Ep 39 - March For Novelty

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Good morning, listeners!  Rise and shine!  Because we did; apparently for no good reason.  So coffee up (with regular, non-aged coffee) because we're about to embark on one of our most rage-filled episodes to date as we bring in the following issues:

-Novelty Items
-Video Game Ratings
-Dress Code Complainers
-Marches and/or Protests

If there's one thing that I've grown sick of in my life, it's clutter.  It doesn't help that I'm a naturally lazy person, so I leave things like soda cans laying around, which pile up and start to bug me until I eventually wait until everyone is out of the house and have a furious meltdown of shame and anxiety as I storm around the house like the Tasmanian Devil, frantically picking up detritus and chastising myself with chains.  But that's not the only source of clutter.  You can also simply collect too much useless crap in the form of trinkets, souvenirs, and "collectibles".  From tourist gift shops to video game swag, these things just seem to pile up, and eventually over run your home, until you just live in a shrine to pointless things that you've wasted time on in your life.  I mean, everyone except me seems to think that a decorative sword on the wall is cool, or that a dragon statuette is to die for, but after the novelty wears off, what is it good for?  How does it enrich your life?  Or does it just get in the way, take up space, and distract you from life at hand?  Oh, and the one-time-use things like eclipse sunglasses.  But, while Buck has a problem with video game swag, Tab has another issue with something related to video games . . .

When I was a kid, we didn't have many ads for video games.  Maybe the occasional Saturday morning or weekday afternoon commercial in the war between Nintendo and Sega, but by and large, if you wanted to know what video games were out there, you had to beg your mom to take you to the store and just browse.  You'd check out box art, maybe ask the clerk, or some other kid at the store, but eventually you wanted the real scoop on whether or not a game was any good.  Enter the internet.  Now, you have a sea of websites, blogs, podcasts, and youtubers vying for your attention, trying to make a living telling you what games you should play.  The problem?  They lie.  As it turns out, there's a problem in the industry with getting your hands on an advanced copy of a game for the purposes of reviewing it.  Why?  Well, as it turns out, lots of video games just plain suck, but if you come out and say that, the company that published it might not send you a copy of the next one to take a dump on.  And that's a problem.  One would think that there'd be a system of honor (a code, if you will) by which companies would conduct themselves, allowing honest, potentially negative reviews to fairly assess their products.  You'd be wrong in thinking that.  But while that code doesn't seem to exist, there's another that does . . .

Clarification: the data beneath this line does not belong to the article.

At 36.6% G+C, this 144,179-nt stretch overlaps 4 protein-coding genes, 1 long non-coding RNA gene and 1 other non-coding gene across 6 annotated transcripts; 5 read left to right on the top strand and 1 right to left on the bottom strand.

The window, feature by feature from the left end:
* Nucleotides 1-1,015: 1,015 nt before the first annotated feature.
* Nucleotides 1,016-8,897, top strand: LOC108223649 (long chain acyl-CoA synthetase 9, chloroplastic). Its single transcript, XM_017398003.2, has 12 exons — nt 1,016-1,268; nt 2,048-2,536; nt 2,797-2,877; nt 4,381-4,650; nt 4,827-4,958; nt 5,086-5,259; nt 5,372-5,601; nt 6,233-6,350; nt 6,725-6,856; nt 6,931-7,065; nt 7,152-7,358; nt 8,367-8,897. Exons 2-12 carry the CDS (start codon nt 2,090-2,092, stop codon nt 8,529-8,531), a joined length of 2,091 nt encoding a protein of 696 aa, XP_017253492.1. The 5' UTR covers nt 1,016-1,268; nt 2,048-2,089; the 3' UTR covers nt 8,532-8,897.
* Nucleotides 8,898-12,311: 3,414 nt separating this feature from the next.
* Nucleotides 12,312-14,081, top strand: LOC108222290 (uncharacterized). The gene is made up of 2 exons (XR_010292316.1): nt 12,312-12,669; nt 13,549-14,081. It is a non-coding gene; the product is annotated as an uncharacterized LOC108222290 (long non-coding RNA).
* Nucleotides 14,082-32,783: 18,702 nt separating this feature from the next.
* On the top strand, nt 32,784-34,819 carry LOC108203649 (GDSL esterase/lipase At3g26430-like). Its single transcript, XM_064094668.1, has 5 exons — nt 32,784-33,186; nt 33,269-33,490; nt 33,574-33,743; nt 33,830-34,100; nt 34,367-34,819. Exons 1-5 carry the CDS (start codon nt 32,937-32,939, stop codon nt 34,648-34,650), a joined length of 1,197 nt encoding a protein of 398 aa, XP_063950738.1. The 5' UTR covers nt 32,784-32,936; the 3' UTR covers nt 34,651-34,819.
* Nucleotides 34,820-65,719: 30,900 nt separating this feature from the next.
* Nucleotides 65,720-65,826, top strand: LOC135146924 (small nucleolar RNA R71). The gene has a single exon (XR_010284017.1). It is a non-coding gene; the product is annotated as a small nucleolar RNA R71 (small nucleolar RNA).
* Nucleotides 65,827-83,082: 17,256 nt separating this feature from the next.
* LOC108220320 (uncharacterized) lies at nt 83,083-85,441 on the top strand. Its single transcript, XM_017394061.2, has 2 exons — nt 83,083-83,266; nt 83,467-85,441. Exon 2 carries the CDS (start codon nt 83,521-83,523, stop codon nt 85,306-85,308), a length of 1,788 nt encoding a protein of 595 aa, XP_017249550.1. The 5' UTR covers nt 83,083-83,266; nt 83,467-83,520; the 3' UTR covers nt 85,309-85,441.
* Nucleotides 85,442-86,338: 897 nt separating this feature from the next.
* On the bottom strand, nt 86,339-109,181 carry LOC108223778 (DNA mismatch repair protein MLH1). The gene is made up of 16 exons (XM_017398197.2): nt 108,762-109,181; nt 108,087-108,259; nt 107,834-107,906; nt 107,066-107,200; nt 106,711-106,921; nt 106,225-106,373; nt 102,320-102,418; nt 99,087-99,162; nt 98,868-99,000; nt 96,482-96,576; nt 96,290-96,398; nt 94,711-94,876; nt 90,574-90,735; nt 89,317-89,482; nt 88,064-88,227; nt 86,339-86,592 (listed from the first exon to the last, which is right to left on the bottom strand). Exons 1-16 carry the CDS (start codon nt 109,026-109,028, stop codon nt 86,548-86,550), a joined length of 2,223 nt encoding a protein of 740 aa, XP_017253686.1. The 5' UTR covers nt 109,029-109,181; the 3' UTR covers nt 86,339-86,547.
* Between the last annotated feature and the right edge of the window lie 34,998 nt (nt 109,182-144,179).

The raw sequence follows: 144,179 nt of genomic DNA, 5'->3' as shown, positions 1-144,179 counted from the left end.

Fair warning, this is probably the most contentious issue that's been brought in.  I'd wager the rage levels ping even higher than the air compressor debacle (and I, unfortunately, suspect that the fallout will take just as long).  I'm talking about dress codes.  There's been a low-key campaign for several years of saying that dress codes are the system's way of telling girls to be ashamed of their bodies.  That's not the topic that was debated today, oddly enough.  The topic was, should there be a dress code at all?  Buck argues that, while they may indeed be superfluous, they've been around since dirt was invented, and they're probably not going anywhere, so we may as well get over them and focus on more important things.  Tab . . . is of a different opinion.  And even though the debate got heated, in the end, I think we both made our opinions understood.  Because that's what discourse is: two people hash things out until a reasonable consensus is reached, and both parties are enriched.  Of course, not everyone takes that approach . . . Politics today has become a very frustrating game of "Who can shout the loudest".  While the scale of transgression may not be balanced, both sides of the aisle have been guilty of useless, inflamatory grandstanding.  Often in the form of a march, or a protest.  And while such things were useful once, decades ago, the advent of the internet and social media have essentially rendered them a moot point.  Awareness of any and every given topic can be achieved via facebook or twitter campaigns, leaving the realm of marches to devolve into mass virtue signaling and violence.  When will people, regular old people, just sit down, like rational adults, in front of a couple of microphones, and scream at each other until they can find common ground?  Who knows.

We spend some time catching up on two weeks worth of voicemails.  I want to take this time to say that we really appreciate everyone who has taken the time out of their day not only to listen to our show, but to engage by commenting, calling in, or hopping onto our Discord and saying hello.  And if you follow the link below, you too can join in on the fun on Discord, and talk to not only us (we're almost always around in some capacity or another), but also each other!  One question remains: which of us has the better Donald Trump impersonation?  You'll have to tune in to this week's episode to find out!

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